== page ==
Copper and silver prices are on the rise in 2023 due to insufficient supply against growing demand. Some analysts see these precious metals enjoying moderate-to-outsize gains this year. Here’s the scoop behind rising prices – and how to invest if you’re looking to capitalize on these shiny metals.
- Insufficient supplies could drive the silver price per ounce to a nine-year, $30 high
- Meanwhile, the price of copper per pound has risen as supply disruptions and China’s economic reawakening reduce global supplies
Silver price per ounce on the rise
Silver futures rose from $23.42 on January 5 to $23.94 by January 20, a modest increase for the shimmery metal. But a CNBC report found that some analysts see the silver price per ounce hitting $30 in 2023. If so, that would be silver’s highest price in nine years since it eclipsed the same in February 2013.
Janie Simpson, managing director at ABC Bullion, told CNBC that silver has often seen near 20% gains in high-inflation years. “Given that track record,” she said, “…it wouldn’t surprise to see silver head towards $30 per ounce this year, though that will likely offer significant resistance.”
Randy Smallwood, president of Wheaton Precious Metals, agrees that $30 will prove hard to top. Still, he sees prices staying “comfortably over $20 per ounce.”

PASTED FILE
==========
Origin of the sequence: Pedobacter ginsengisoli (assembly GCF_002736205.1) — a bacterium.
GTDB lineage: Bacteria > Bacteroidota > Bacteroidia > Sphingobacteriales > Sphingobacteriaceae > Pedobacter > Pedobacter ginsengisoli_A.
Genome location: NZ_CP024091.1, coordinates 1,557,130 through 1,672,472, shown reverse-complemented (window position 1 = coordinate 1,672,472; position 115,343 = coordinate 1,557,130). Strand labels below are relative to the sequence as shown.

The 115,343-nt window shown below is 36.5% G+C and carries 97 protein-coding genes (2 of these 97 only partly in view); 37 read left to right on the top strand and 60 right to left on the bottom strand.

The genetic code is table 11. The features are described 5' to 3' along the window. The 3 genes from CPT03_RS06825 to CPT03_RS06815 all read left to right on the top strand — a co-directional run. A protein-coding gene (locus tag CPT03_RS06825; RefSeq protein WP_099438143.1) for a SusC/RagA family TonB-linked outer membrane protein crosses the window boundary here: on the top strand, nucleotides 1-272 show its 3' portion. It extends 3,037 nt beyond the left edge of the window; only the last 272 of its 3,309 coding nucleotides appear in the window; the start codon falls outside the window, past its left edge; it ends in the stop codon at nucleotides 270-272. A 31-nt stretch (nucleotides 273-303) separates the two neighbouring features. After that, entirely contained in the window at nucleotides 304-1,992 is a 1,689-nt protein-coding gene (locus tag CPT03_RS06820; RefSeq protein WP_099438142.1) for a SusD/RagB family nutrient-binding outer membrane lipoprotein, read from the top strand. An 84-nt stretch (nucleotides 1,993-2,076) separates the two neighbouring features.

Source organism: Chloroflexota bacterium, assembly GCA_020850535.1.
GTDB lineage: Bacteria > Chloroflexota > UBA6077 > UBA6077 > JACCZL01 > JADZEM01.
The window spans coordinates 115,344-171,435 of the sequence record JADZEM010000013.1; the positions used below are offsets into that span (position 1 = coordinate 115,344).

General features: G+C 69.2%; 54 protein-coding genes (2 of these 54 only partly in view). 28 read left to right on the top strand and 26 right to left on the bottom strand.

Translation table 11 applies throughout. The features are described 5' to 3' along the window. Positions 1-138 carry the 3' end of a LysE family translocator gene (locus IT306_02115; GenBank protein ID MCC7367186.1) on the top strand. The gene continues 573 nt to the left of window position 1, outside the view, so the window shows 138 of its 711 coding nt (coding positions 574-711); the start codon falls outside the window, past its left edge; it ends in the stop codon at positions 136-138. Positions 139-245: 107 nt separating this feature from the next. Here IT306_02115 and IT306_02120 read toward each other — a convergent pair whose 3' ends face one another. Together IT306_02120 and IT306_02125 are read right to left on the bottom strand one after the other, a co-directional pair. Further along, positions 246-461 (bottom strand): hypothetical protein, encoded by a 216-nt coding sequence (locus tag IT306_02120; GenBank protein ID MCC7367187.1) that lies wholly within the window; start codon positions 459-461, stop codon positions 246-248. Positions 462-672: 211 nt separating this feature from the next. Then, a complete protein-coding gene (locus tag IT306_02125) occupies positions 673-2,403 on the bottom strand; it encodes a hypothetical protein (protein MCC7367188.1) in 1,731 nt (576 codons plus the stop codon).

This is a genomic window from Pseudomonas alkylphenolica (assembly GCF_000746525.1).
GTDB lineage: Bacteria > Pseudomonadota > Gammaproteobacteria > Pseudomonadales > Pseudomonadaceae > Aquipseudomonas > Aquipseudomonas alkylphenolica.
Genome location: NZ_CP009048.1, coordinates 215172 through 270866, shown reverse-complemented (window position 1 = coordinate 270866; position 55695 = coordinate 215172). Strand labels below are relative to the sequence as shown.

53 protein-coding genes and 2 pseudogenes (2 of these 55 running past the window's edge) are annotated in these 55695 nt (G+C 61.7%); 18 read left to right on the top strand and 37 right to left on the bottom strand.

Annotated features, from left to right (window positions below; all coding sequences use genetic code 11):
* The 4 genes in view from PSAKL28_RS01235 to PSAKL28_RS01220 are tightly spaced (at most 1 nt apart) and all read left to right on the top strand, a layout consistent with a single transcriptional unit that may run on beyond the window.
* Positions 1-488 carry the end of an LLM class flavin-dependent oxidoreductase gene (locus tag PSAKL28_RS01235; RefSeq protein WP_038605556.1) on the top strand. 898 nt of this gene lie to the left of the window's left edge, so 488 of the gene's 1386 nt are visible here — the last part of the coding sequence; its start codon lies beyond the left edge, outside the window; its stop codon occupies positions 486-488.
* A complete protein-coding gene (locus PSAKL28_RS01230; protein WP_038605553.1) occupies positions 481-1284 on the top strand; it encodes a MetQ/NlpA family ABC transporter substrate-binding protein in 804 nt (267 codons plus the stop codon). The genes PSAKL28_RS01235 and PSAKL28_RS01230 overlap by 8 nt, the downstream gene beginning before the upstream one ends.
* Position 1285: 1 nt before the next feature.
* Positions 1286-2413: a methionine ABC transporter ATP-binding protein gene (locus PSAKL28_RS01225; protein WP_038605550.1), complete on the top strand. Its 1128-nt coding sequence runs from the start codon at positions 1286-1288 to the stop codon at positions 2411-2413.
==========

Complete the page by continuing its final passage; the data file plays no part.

Other analysts predict that recession fears and declining inflation could soften industrial demand, which may the silver price per ounce to $18.
Why is silver climbing?
Analysts attribute low silver supplies and its tendency to outperform gold in high-inflation environments to the metal’s early-year success. According to The Silver Institute, mines produced 843.2 million ounces of silver in 2022. That’s a not-insubstantial drop from 2016’s 900 million ounces.
Because silver is often a byproduct of mining for other metals, it’s harder to increase production to meet demand. Increased need in the automotive, electronics and renewable energy tech industries may also contribute to growing demand.
Copper price per pound jumps in January
The copper price per pound has also bumped up in January, from $3.74 on January 4 to $4.25 on January 20. Here, too, analysts point to supply and demand issues driving higher prices.
A recent Goldman Sachs commodities forecast suggests that copper will average around $4.42 per pound in 2023. Those numbers could reach as high as $5.54 next year. They blame supply woes, mine disruptions and declining capital expenditures on mining firms for rising metal prices.
John E. Gross of metals management consulting firm John E Gross Consulting blamed issues at South American mines in particular.
While protests in Peru have derailed production at two sites in the country, a contract dispute in Panama threatens to slash 300,000 metric tons from the global supply.
And in Chile, declining ore grades, water shortages and maintenance issues have reduced copper output.
But declining supply is just one half of the equation. As China loosens many of its “zero Covid” policy restrictions, increasing industrial activity piles more demand onto the global pool.
Copper and silver ETFs
Precious metals ETFs may buy and hold physical commodities, trade precious metals futures or hold stocks in related companies.
Generally, copper and silver ETFs aren’t expected to outperform – they’re used as a diverse, liquid hedge against inflation or market turmoil. You can use ETFs to sidestep risks of theft and illiquidity (for physical metals) or concentrated volatility (for metals and stocks).
Still, there are no guarantees that these investments will perform, or that their prices won’t be swayed by supply and demand changes.